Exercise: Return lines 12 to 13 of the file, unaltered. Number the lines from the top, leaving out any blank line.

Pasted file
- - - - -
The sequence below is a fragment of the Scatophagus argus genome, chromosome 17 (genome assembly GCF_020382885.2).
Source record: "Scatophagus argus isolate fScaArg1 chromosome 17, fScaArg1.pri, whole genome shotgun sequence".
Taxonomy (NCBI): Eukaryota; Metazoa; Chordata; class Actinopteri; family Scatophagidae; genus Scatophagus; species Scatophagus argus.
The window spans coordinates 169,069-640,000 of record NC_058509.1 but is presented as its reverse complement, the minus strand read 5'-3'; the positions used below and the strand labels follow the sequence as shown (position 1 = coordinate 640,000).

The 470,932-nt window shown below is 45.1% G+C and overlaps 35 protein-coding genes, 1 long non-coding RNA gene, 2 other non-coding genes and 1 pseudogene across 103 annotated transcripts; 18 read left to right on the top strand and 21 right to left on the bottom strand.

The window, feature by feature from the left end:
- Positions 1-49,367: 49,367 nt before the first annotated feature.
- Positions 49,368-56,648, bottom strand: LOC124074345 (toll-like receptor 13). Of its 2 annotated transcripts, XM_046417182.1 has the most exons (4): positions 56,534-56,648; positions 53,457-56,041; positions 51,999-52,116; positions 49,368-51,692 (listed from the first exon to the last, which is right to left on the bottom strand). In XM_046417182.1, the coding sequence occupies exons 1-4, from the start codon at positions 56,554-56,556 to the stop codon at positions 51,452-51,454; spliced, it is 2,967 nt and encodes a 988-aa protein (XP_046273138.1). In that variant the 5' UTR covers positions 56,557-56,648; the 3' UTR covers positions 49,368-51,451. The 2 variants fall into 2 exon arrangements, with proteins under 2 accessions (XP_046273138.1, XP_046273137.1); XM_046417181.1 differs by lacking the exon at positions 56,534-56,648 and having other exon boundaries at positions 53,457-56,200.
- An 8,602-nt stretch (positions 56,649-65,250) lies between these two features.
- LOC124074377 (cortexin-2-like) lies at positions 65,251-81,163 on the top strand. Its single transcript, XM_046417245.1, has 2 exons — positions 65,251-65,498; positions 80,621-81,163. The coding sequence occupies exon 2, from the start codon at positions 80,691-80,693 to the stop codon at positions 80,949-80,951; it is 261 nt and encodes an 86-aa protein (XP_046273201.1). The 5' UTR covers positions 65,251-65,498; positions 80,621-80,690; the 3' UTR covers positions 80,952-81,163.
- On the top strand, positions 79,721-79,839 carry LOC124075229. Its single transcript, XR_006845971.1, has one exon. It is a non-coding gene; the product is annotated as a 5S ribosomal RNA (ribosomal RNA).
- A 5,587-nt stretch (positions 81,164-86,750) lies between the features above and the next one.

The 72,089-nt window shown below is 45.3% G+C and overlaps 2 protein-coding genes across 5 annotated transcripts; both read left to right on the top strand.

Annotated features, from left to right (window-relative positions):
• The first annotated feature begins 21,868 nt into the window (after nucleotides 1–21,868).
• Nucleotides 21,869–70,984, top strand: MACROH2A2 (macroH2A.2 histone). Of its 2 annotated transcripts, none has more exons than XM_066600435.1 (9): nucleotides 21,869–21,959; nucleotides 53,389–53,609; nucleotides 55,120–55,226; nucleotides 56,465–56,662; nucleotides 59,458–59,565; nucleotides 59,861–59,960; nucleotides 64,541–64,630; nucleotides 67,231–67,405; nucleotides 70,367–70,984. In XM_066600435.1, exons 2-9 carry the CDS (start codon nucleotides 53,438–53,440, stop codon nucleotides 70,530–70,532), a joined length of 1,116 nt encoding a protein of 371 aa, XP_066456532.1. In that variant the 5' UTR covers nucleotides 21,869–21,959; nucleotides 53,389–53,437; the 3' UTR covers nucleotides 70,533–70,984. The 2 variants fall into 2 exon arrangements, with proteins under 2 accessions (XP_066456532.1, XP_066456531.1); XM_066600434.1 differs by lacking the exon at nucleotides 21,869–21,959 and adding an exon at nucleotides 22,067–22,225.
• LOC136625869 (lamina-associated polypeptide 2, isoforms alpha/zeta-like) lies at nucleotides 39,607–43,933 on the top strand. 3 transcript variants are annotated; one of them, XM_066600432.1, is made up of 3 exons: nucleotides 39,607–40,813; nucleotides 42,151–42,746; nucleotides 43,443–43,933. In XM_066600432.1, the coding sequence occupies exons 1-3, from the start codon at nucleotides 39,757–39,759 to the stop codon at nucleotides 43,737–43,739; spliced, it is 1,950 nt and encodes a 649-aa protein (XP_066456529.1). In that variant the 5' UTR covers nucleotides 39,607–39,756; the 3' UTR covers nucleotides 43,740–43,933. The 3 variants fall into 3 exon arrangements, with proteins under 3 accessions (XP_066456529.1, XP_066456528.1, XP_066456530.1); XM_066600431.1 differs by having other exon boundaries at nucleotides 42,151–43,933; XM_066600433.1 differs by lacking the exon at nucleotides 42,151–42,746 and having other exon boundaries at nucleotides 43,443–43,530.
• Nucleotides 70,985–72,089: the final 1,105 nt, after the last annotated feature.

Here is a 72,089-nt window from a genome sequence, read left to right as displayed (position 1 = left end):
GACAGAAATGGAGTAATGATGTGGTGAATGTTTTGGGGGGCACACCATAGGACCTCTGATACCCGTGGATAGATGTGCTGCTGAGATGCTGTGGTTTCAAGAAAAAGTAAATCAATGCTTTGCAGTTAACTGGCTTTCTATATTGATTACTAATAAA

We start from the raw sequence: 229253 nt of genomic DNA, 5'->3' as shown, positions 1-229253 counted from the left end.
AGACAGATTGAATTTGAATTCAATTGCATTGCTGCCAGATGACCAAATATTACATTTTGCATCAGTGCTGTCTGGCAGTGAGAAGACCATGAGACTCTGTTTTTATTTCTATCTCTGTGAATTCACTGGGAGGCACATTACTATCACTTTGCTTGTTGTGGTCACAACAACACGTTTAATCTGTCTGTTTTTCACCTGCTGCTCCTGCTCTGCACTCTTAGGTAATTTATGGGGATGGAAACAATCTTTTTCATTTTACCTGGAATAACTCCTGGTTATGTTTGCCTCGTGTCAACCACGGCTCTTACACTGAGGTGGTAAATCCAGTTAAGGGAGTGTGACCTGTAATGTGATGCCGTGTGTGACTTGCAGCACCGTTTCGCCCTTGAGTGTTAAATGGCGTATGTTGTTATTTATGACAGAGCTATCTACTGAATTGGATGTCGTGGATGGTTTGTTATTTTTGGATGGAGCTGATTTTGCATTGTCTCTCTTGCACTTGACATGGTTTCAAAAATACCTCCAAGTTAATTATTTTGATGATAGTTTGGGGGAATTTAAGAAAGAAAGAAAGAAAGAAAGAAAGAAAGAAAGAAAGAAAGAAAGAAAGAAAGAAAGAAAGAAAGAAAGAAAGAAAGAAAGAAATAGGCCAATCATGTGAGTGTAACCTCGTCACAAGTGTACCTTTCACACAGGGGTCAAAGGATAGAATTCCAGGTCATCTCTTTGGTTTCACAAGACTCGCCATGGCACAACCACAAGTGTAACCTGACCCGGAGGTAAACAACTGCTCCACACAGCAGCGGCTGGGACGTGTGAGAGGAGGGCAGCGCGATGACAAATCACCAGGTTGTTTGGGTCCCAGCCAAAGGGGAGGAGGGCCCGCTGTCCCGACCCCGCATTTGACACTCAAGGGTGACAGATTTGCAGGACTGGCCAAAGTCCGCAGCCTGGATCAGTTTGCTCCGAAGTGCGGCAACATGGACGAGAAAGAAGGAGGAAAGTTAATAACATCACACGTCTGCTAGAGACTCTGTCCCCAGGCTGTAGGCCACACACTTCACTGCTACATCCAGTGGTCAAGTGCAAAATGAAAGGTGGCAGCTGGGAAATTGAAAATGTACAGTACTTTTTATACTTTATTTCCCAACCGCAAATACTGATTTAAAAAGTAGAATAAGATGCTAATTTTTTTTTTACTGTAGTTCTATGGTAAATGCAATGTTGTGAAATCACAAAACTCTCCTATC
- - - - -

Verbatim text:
- A 5,587-nt stretch (positions 81,164-86,750) lies between the features above and the next one.

The 72,089-nt window shown below is 45.3% G+C and overlaps 2 protein-coding genes across 5 annotated transcripts; both read left to right on the top strand.